Protected areas with deforestation more likely to lose status in Brazilian state [02/18/2018]
- A recent study finds that ineffective protected areas stand a lower chance of surviving if deforestation has occurred within their boundaries.
- The research took place in the state of Rondônia in the Brazilian Amazon.
- The team of scientists also found that protected areas that work are less likely to be carved up for development.
- The authors argue that removing safeguards, even from degraded areas, does not take into account the benefits that we may derive from existing protected areas, including carbon storage and clean water.


Four Indonesian farmers charged in killing of orangutan that was shot 130 times [02/18/2018]
- Police in Indonesia have arrested four farmers for allegedly shooting a Bornean orangutan whose body was found riddled with 130 air gun pellets.
- The suspects claimed to have killed the animal because it had encroached onto their pineapple farm and ruined the crop.
- The killing was the second such case reported this year in Indonesia, where orangutans are ostensibly protected under the conservation act. But lax enforcement means few perpetrators ever face justice for killing or trading in these great apes.


Deforestation in the Peruvian Amazon dropped 13 percent in 2017 [02/16/2018]
- A new analysis of satellite imagery and data finds 143,425 hectares of forest were lost in the Peruvian Amazon in 2017, down 13 percent from 2016.
- The analysis identified newly deforestation hotspots in the San Martín and Amazonas regions.
- The main causes of the loss of forest in the Amazon appear to be cultivation of crops, small- and medium-scale ranching, large oil palm plantations and gold mining.


In other news: Environmental stories from around the web, February 16, 2018 [02/16/2018]
- There are many important conservation and environmental stories Mongabay isn’t able to cover.
- Here’s a digest of some of the significant developments from the week.
- If you think we’ve missed something, feel free to add it in the comments.


Watch: A minke whale’s view of the Antarctic [02/16/2018]
- Scientists in Antarctica have attached a “whale cam” to the back of a southern minke whale for the very first time.
- The video footage is giving scientists a sneak peek into a day in the life of a minke, one of the most poorly understood baleen whales.
- At one point, the camera slid down the side of the animal and this side view ended up capturing remarkable footage of the whale feeding.


Queen conch dying out in the Bahamas despite marine parks [02/16/2018]
- There has been a major decline in the population of protected queen conchs in the Bahamas’ Exuma Cays Land and Sea Park over the last 20 years.
- The most recent survey found predominantly older queen conchs, with a shortage of juveniles to replace them.
- Researchers believe overfishing in upstream areas has depleted the park’s larval supply. Increased predator density within the park may also be a problem for juveniles.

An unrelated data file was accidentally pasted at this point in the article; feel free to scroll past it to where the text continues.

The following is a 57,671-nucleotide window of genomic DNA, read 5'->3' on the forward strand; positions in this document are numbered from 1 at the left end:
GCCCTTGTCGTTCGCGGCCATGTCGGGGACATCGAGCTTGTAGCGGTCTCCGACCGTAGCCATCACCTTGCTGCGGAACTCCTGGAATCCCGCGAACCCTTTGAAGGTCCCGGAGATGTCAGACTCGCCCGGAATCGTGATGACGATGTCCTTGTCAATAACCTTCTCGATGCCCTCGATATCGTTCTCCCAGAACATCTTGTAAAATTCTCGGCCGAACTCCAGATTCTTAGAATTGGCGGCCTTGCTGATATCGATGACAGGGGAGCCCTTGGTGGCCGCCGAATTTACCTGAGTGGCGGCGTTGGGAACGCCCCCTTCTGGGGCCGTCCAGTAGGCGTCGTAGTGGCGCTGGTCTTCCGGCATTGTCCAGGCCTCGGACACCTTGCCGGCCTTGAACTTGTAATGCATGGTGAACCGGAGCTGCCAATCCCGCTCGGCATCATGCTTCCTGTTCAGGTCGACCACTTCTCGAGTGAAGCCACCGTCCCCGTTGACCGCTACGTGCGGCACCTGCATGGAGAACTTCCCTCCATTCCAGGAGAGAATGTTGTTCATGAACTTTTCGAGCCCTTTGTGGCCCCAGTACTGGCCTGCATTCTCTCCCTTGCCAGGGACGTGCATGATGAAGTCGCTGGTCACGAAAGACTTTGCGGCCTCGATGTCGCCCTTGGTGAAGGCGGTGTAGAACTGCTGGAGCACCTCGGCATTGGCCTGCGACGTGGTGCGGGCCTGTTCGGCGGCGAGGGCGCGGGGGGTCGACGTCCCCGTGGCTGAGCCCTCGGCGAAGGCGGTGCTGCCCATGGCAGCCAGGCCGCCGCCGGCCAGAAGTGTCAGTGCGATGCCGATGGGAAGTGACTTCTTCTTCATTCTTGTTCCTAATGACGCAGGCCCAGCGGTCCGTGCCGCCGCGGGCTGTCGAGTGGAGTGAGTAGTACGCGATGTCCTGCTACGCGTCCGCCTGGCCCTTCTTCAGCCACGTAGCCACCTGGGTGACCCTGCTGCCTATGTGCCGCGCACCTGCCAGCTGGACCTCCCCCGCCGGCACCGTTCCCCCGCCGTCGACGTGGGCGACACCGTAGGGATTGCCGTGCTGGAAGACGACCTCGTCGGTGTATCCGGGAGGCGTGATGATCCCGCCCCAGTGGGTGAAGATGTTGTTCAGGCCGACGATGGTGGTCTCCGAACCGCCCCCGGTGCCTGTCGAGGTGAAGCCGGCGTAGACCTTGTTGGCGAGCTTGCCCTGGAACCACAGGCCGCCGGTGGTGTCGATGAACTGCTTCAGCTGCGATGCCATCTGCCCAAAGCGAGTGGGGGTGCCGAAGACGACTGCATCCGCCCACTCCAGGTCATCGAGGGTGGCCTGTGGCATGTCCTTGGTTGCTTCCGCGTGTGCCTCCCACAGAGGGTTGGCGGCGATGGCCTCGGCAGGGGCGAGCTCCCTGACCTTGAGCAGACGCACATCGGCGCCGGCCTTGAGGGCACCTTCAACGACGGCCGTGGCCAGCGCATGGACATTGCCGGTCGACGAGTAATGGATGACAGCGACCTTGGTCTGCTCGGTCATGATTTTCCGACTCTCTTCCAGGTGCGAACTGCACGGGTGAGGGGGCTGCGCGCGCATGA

- Queen conch fisheries outside protected areas in the Bahamas are experiencing intense fishing pressure and are near collapse.


Borneo, ravaged by deforestation, loses nearly 150,000 orangutans in 16 years, study finds [02/15/2018]
- A new study calculates that the island of Borneo lost nearly 150,000 orangutans in the period between 1999 and 2015, largely as a result of deforestation and killing. There were an estimated 104,700 of the critically endangered apes left as of 2012.
- The study also warns that another 45,000 orangutans are doomed by 2050 under the business-as-usual scenario, where forests are cleared for logging, palm oil, mining and pulpwood leases. Orangutans are also disappearing from intact forests, most likely being killed, the researchers say.
- The researchers have called for more effective partnerships between governments, industries and local communities to ensure the Bornean orangutan’s survival. Public education and awareness will also be key.


East Africa’s Albertine Rift needs protection now, scientists say [02/15/2018]
- The Albertine Rift in East Africa is home to more than 500 species of plants and animals found nowhere else on the planet.
- Created by the stretching apart of tectonic plates, the unique ecosystems of the Albertine Rift are also under threat from encroaching human population and climate change.
- A new report details a plan to protect the landscapes that make up the Rift at a cost of around $21 million per year — a bargain rate, scientists argue, given the number of threatened species that could be saved.


Webs under water: The really bizarre lives of intertidal spiders [02/15/2018]
- Scientists have discovered a 15th species of intertidal spider, a family of unusual arachnids that live in coastal habitats that are submerged during high tides.
- The newest species, named after singer Bob Marley, was discovered living on brain coral off the Australian coast.
- Scientists know that some species create air pockets with their hairs, while others build waterproof webs, but little is known about most of these fascinating spiders.
- Intertidal spiders face a number of threats, including rising sea levels due to climate change, and pollution.


Drones enable fast, accurate wildlife counts, study shows [02/14/2018]
- Unmanned aerial vehicles (UAVs) have great potential for surveying wildlife, especially species that assemble in large numbers and that are easily disturbed by human presence.